Gone are the days where people can blame their achy back or stiff knees on dropping temperatures. Researchers from The George Institute for Global Health in Australia found that there is no association between the weather and certain painful conditions.
“The belief that pain and inclement weather are linked dates back to Roman times. But our research suggests this belief may be based on the fact that people recall events that confirm their pre-existing views,” Chris Maher, PhD, FACP, who led the back pain research, said in a news release.
Data from 981 patients newly diagnosed with acute low back pain were collected from primary care clinics in Sydney. In addition, data was gathered from nearly 350 patients with knee osteoarthritis. The Australian Bureau of Meteorology provided weather information during the study period. Average daily temperatures during measured in from 41.72°F to 91.04°F.
To examine the connection, the team looked at the weather at the time when patients first experienced pain. This was compared with the weather one week and one month before that first point of pain. The researchers focused on two exposure variables:
The average of the weather variable for the day prior to pain onset
The change in the weather variable from two days prior to one day prior to pain onset
“People were adamant that adverse weather conditions worsened their symptoms so we decided to go ahead with a new study based on data from new patients with both lower back pain and osteoarthritis,” Maher continued.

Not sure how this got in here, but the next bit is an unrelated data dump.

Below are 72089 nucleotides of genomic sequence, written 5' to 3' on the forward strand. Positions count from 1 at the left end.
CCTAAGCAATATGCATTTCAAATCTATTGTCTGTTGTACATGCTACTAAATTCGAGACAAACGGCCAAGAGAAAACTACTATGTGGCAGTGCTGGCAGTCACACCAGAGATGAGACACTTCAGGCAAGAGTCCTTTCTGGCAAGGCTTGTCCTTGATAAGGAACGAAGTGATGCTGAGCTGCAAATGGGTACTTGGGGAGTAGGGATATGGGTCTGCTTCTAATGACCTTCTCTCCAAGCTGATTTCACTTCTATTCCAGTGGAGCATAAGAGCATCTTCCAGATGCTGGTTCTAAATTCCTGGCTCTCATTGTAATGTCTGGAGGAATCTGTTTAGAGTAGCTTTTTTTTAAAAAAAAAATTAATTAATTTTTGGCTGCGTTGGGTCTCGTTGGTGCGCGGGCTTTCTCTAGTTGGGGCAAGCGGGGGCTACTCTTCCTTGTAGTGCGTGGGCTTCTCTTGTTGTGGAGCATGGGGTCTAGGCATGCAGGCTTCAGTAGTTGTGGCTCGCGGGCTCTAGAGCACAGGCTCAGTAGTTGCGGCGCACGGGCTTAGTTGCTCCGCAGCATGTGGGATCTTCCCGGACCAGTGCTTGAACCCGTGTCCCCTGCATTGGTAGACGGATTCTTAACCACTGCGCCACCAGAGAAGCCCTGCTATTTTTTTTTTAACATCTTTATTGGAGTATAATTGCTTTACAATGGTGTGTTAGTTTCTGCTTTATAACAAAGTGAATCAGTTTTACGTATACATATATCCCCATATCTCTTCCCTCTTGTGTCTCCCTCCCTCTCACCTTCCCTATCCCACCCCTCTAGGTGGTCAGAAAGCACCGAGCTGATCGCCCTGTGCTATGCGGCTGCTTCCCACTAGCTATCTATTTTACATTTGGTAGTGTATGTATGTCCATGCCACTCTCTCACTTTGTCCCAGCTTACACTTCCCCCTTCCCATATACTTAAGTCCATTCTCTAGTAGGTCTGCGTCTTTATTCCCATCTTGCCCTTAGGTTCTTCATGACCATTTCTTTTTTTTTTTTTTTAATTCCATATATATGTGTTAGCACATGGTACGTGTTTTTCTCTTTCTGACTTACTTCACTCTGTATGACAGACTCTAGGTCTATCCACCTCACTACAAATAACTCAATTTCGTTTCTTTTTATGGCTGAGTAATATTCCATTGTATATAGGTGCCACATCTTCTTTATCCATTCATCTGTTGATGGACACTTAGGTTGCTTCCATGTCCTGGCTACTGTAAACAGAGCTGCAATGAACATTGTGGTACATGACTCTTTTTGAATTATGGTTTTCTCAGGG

Even when taking in various parameters—precipitation, humidity, wind speed, wind gust, wind direction, and air pressure—the association between weather and these painful conditions was nonexistent. But the researchers noted that higher temperature slightly increased the odds of pain onset in one of the four analyses.
“The results though were almost exactly the same – there is absolutely no link between pain and the weather in these conditions,” Maher confirmed.
So why are so many patients convinced that weather influences pain? People are more likely to recognize the pain when it’s cold and rainy outside and ignore the symptoms when the weather is nice.
Manuela Ferreira, PhD, who led the osteoarthritis research, said that patients should focus on factors that they can control in order to better manage their painful conditions.
The study, “Acute Low Back Pain? Do Not Blame the Weather—A Case-Crossover Study
,” was published in the journal Pain Medicine
. The news release
was provided by The George Institute for Global Health.
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